The Criteria to select the Curry-Heute were simple. The Restaurant had to be in the vicinity of the Grand Place/St. Catherine, had to be seen to have scored well on Other Media Sites, and most importantly, be open at Lunchtime. Bombay Inn (Rue de la Fourche 38, 1000, Bruxelles, Belgium) ticked the boxes.
Located opposite Beer Planet and not far from Toone, our Favourite source of Kwak, this would be easy to find again if the food merited doing so. However, Hector has low expectations of Belgian Curry. Bombay – suggested a possibility of Indian as opposed to the plethora of Nepalese Restaurants in this country masquerading as such.
There were Six Diners already in situ as I entered at 12.30, a good sign. Who eats Curry at Lunchtime? Who drinks wine and Belgian Bier at Lunchtime? The Locals evidently. A Half Litre of Sparkling Water for Hector. Meanwhile Kenny had already established himself at Brasserie Cantillon, plenty of time today for that.
Greeted on entry I was shown to a Table for Four in the Heart of the Restaurant on the opposite side from everyone else. I estimated the Venue sat around Fifty in reasonable comfort. Brightly decorated, all the Omens were looking Favourable.
The Menu was very Traditional, Curry-House Traditional. The Language of Curry is International so only the Meats were given in Three Languages. Agneau for Hector today.
The Saag Awala almost tempted, then I noticed the description of the Bhoona looked enticing. Cooked in its own juice, they claimed the sauce would be thick like Praline. The Avoidance of Soup. I wasn’t taking the chance with Bread and so asked about Rice. Later I did see a Naan fit for One being brought out, it looked Fine. Vegetable Rice? I was steered towards Fried Rice. It has Peas. Rice and Peas, am I in Italia once more?
A Basket with Two Poppadoms was placed on the Plate Heater in the middle of the Table with Four Dips. One Poppadom had embedded Cumin Seeds a positive feature of Poppadoms in Europe. I concentrated on this one and ignored the other. Plain Chopped Onion was a bit, em Plain. The Mango was out the same Jar as everyone else’s as more than likely was the Lime Pickle. The Latter had Bite.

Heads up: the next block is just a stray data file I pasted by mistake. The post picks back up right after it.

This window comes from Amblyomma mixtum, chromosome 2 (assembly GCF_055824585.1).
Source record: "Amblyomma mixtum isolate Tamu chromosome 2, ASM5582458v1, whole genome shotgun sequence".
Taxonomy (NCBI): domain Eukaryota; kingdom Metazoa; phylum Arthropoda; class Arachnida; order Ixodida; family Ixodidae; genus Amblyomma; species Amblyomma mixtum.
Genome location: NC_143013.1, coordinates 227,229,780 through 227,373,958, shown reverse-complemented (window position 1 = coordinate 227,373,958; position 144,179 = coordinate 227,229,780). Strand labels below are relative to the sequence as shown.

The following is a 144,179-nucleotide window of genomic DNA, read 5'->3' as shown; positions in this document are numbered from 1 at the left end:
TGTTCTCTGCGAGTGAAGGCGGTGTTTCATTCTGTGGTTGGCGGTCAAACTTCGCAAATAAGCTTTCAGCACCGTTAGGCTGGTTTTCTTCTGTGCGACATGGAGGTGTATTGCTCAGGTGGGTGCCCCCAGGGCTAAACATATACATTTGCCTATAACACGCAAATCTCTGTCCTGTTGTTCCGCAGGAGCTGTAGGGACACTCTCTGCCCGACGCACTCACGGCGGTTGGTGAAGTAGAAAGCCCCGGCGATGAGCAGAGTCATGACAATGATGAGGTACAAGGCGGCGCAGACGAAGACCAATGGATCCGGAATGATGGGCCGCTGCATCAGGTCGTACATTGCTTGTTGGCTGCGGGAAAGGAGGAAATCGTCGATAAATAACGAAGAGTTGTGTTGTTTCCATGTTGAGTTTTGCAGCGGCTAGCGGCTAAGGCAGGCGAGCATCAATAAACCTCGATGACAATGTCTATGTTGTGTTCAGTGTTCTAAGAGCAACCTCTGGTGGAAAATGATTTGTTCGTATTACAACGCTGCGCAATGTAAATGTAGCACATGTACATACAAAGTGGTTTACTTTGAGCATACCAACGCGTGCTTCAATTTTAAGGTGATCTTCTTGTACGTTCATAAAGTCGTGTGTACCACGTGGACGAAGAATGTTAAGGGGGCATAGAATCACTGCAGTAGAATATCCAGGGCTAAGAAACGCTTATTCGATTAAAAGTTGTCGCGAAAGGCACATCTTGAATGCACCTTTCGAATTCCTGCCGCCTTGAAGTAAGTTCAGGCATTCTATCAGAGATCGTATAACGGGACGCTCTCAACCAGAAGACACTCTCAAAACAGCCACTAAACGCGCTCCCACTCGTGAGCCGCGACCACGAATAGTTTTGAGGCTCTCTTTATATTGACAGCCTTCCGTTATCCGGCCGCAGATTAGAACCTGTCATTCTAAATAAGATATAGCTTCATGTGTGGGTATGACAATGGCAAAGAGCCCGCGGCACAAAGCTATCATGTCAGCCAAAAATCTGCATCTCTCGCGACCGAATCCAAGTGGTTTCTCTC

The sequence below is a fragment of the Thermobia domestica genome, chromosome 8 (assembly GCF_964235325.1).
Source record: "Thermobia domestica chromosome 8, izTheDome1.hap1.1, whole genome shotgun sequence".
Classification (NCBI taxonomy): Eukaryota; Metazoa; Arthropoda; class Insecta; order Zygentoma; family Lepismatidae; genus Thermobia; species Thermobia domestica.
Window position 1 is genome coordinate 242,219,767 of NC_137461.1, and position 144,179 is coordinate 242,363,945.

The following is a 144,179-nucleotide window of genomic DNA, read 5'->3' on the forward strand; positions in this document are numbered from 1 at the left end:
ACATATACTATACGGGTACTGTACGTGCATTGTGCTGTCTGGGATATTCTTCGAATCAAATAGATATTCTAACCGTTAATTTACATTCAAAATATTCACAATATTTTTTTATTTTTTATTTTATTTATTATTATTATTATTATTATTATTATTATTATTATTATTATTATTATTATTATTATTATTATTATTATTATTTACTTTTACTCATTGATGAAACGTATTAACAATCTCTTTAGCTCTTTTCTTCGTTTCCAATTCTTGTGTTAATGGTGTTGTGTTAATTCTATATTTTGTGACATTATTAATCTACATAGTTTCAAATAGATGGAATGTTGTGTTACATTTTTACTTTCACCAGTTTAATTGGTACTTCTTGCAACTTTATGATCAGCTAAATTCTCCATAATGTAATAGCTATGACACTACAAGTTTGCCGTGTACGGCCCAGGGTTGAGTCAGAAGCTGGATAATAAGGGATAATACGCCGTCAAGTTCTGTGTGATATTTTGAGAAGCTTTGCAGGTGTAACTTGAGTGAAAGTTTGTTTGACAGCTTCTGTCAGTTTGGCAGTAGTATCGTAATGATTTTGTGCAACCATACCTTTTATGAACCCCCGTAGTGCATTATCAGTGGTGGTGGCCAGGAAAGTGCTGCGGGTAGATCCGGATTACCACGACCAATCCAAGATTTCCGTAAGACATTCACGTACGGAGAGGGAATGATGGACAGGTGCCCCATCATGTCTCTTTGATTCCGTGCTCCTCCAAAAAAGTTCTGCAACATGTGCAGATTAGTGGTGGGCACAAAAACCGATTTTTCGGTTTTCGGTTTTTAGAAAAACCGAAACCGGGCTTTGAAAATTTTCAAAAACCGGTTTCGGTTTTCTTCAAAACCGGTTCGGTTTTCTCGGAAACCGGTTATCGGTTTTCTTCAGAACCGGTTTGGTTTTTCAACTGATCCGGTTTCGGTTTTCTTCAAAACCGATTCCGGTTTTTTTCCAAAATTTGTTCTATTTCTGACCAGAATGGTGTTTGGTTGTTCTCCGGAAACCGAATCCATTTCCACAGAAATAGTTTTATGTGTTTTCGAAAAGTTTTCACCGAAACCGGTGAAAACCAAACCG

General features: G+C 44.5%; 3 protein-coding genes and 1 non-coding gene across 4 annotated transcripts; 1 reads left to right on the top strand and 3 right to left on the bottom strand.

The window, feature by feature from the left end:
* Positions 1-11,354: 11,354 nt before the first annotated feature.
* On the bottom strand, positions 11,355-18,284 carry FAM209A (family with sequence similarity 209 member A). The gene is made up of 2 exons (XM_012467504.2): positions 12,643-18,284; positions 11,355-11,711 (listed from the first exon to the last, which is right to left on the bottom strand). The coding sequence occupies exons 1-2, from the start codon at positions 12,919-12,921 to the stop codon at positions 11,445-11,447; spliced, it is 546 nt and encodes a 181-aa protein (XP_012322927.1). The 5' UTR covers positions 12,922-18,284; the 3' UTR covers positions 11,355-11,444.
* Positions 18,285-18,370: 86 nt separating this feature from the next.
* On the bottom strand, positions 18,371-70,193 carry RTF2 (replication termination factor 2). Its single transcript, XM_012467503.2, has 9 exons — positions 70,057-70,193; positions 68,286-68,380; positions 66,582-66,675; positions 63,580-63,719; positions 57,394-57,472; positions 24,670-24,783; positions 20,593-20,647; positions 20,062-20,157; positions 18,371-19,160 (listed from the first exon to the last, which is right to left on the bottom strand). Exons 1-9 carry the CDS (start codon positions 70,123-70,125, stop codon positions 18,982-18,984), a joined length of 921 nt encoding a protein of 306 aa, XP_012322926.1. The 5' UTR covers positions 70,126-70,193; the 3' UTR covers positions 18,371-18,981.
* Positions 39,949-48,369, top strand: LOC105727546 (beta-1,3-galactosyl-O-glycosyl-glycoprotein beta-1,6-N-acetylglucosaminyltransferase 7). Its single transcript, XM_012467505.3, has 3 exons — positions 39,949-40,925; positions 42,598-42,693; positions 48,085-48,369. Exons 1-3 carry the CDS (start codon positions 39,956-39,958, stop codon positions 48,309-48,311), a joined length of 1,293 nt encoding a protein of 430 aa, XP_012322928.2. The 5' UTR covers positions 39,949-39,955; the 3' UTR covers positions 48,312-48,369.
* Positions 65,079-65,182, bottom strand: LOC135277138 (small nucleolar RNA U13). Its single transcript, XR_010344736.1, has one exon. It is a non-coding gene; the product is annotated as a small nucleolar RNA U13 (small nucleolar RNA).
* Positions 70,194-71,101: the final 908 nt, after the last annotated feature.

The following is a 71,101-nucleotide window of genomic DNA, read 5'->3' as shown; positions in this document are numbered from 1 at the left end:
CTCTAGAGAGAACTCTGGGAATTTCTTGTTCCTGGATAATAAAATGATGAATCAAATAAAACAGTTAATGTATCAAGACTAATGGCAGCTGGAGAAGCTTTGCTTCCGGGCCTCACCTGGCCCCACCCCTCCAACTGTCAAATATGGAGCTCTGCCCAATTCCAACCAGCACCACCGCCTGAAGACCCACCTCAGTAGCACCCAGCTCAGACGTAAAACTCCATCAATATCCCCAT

These were cleared and a Large Bowl of Rice and a Smaller Karahi were placed on the heater which was now lit. More Rice than One Person could eat, it did contain Peas, and Carrots and bits of Green Capsicum. Fried Egg was also strewn through it. Chinese Fried Rice. This at least had help avoid the prospect of No Interesting Vegetable. No Problems with the Rice.
The Lamb Bhoona looked most appealing. It was indeed Very Dry, in fact where was the promised Thick Masala? Some Oil was collecting at The Base, just the way I like it. Eight decent sized Lamb Pieces were contained in the Mix. This was very much a Mix. I could identify the Large Pieces of Onion and what I hoped was Tomato, alas as I spooned the Curry on top of the Rice, it revealed an Array of Capsicum. Here we go again.
The Lamb was Tender and Sufficient in Quantity. There was no Kick from this Dish whatsoever and Seasoning had been totally forgotten about. In terms of the Lamb and Minimal Masala this Curry had the basis of something worthwhile. If One was a Regular here, or arrived having read this Blog, I’m sure they could Spice up the Dish and make it more impressive.
The Dreaded Green Vegetable
Just how much was there? Lots, and More. The Capsicum was piled up in the corner of the plate. In the end I wondered if I had been given Capsicum Curry. The Menu had not stated the presence of this unwelcome addition. I probably ate One in Four of the Red – Ballast – and None of the Green, I hope. Imagine trying to enjoy Bier with the aftermath of Green Capsicum all day.
Still, I ate Heartily and was certainly Fed for The Day.
I have had a lot worse Curry than this, especially in Belgium. This had potential.
€19.35. This was more than I was expecting. I suspect there was a Charge for the Poppadoms which I did not order.
The Calling Card was given and accepted graciously.
Hector entered Brasserie Cantillon at exactly 13.30, the arranged time, having walked the stretch. Dr. Stan was there too.